The use of formula rates provides significant benefits both to the regulated utility and to its customers, with a significant reduction in rate-case expense, regulatory lag, and regulatory uncertainty, which has beneficial effects on cost of capital. The Midwest Independent System Operator (ISO) provides in its tariff a Formula O methodology for pre-approved use by its transmission-owning members. FERC recently encouraged PJM Interconnection to adopt a similar approach.
FERC previously authorized utilities to use CWIP in rate base when heavy capital requirements have threatened the ability of a utility to raise capital on reasonable terms. (See 18 C.F.R. § 35.25, which authorizes a utility to include 50 percent of CWIP in rate base under very specific circumstances and subject to strict showings.) It is noteworthy that there appear to have been no successful applicants to satisfy the requirements of this regulation. We therefore propose that CWIP be pre-authorized for independent transmission companies without a special showing of need, at least for an interim period. The need for additional capital investment at a level far exceeding recent levels is sufficiently established, such that the commission has a rational basis for such a rule. For example, ATC successfully included 100 percent of CWIP in rate base, pursuant to a company-specific modification of the Attachment O formula rate authorized for MISO transmission owners. FERC's approval was predicated on ATC reducing its ROE below the generically approved Midwest ISO ROE, limiting the CWIP treatment to construction that commenced after the filing of the rate proposal that was modified in the settlement, and forgoing the ability to file for rate incentives for new construction. While ATC bargained away an otherwise available premium to equity for new infrastructure development, the availability of enhanced returns for new investment remains a valuable inducement to the creation of ITCs. The 50 basis-point adder for new infrastructure is consistent with, and in fact less generous, than what FERC specifically has approved for Midwest ISO transmission owners.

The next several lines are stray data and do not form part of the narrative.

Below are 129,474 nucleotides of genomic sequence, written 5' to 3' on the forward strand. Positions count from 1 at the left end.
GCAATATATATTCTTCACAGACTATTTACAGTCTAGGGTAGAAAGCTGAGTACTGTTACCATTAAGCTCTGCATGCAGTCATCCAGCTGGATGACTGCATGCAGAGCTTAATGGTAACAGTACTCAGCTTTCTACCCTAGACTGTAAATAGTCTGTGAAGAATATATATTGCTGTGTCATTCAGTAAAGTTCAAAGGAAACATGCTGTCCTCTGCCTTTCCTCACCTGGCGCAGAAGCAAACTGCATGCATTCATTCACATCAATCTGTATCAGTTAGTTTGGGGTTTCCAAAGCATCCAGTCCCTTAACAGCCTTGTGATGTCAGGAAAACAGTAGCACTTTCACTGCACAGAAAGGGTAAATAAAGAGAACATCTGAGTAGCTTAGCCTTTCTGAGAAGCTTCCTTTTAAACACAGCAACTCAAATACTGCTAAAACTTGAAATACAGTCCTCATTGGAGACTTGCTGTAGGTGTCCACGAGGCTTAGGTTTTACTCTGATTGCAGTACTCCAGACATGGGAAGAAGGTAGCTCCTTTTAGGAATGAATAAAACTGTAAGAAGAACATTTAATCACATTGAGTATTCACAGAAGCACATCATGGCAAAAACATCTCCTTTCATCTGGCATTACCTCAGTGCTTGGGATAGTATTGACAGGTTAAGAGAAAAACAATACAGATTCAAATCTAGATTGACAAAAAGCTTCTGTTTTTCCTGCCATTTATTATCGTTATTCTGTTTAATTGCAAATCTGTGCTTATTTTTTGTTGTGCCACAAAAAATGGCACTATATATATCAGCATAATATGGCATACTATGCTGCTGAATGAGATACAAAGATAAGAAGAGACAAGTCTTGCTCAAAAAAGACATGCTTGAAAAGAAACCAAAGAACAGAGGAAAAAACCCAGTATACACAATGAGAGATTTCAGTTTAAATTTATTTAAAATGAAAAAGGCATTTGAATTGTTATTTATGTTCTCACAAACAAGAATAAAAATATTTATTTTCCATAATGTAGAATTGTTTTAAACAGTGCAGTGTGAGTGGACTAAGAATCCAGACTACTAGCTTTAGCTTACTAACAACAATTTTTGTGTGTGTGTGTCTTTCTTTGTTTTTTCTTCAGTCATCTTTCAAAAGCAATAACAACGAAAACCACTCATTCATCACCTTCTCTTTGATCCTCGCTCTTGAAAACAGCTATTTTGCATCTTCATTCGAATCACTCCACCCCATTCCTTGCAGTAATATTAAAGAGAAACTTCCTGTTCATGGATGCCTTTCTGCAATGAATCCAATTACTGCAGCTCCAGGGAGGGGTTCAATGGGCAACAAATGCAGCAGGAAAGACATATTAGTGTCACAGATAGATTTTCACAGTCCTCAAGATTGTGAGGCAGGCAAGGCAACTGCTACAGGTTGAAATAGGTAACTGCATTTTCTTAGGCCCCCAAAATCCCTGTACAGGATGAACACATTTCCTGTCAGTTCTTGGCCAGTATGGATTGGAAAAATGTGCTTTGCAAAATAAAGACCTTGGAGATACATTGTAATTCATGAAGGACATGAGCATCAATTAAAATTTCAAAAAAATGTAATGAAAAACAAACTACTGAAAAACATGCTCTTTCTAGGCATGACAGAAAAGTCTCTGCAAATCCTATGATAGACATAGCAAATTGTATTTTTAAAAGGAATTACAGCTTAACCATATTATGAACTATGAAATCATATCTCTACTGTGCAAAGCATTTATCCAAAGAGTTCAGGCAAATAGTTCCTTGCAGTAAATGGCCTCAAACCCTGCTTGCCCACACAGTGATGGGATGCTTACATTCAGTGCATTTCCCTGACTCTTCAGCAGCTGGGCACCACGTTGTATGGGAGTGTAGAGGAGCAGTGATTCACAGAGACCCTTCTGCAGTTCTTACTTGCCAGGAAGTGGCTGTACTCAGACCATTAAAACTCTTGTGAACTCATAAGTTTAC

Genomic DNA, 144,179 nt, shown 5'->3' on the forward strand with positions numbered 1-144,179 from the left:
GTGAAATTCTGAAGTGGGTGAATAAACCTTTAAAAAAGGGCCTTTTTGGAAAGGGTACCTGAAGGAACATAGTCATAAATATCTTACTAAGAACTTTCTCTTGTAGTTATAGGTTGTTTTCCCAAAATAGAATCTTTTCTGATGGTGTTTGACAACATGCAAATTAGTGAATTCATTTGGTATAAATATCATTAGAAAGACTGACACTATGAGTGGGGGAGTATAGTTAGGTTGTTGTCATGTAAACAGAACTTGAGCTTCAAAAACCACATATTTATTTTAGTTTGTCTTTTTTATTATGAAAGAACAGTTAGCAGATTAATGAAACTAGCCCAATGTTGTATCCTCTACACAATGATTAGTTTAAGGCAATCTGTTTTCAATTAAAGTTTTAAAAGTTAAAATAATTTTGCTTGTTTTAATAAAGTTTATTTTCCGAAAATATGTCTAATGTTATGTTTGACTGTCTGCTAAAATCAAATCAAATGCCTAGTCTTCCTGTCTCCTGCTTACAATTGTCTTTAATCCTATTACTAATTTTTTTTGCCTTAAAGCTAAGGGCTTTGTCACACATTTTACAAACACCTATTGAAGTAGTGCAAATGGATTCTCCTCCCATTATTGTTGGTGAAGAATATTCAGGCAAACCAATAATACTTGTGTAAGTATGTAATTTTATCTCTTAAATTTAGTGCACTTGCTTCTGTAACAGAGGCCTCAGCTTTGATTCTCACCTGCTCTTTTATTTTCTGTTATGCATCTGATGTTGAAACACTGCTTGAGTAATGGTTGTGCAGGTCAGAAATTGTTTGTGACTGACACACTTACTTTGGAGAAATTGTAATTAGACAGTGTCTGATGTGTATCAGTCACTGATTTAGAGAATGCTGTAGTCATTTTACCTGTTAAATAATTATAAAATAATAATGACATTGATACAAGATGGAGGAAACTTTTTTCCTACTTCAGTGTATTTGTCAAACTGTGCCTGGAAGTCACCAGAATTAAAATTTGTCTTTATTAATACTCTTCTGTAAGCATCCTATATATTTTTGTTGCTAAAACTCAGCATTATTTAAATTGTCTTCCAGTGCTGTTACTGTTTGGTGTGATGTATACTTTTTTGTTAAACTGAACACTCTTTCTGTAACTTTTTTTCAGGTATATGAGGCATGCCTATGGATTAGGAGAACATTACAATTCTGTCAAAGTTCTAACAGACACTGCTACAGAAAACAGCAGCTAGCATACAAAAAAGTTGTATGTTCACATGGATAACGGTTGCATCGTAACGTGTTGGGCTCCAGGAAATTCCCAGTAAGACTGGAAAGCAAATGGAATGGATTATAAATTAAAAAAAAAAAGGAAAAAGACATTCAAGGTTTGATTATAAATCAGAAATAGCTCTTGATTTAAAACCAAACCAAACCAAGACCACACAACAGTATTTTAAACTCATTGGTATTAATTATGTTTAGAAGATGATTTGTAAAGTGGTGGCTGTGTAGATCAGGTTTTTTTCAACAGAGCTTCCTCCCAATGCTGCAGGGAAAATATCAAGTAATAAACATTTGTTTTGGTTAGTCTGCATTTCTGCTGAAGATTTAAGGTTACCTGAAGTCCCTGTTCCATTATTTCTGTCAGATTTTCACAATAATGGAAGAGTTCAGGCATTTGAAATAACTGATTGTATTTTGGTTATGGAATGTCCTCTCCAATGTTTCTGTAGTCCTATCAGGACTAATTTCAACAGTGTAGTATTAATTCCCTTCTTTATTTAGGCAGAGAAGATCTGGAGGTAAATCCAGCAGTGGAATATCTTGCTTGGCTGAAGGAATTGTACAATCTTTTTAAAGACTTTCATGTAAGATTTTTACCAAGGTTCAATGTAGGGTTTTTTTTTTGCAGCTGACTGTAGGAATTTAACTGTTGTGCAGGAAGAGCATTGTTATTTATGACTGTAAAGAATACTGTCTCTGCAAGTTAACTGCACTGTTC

In proposing CWIP for new infrastructure investment, we recognize that FERC will want assurance that the new facilities will be in the public interest. FERC therefore could make incentive 3 (CWIP in rate base) available under two alternative justifications. CWIP would be authorized if the planned transmission addition is proposed by an RTO, ISO, or regionally established transmission authority that reviews transmission additions as necessary for reliable service or to relieve congestion found to be uneconomic.22 It also would be authorized where the independent transmission owner identifies a level of congestion that it proposes to relieve, and seeks authority from the FERC to construct new infrastructure to relieve the congestion. In this situation, the ability to retain the incentive return and to retain the benefit of CWIP in rate base would be dependent on producing the projected level of savings. This approach is akin to performance-based ratemaking, which we discuss below.
Eligibility for incentive 4 (asset depreciation) would require a showing that new infrastructure is likely to have a shorter economic life than the observed historical service life of the infrastructure element. In Order No. 2000 FERC suggested that accelerated depreciation could be justified for new transmission infrastructure investment. We believe that this incentive is particularly important given that much new investment is warranted by the need to reduce congestion costs. As other measures may lessen the need for transmission investment for this purpose, such as demand-side bidding, distributed generation, and new power plant construction within congested areas, it is reasonable to conclude that economic life for such investment may be shorter than its historical life. We urge FERC to reject arguments that that prospect negates the need for accelerated depreciation. While these alternative measures cannot be implemented speedily, transmission infrastructure promises demonstrable benefits based on established technology. In such instances, FERC should not make the perfect the enemy of the good.
Incentive 5 (creation of regulatory assets) would be available in those situations where a valid state order otherwise would preclude the passthrough of the new owner's transmission charges, most often due to a retail rate freeze that applies to the retail rates of a bulk transmission service customer.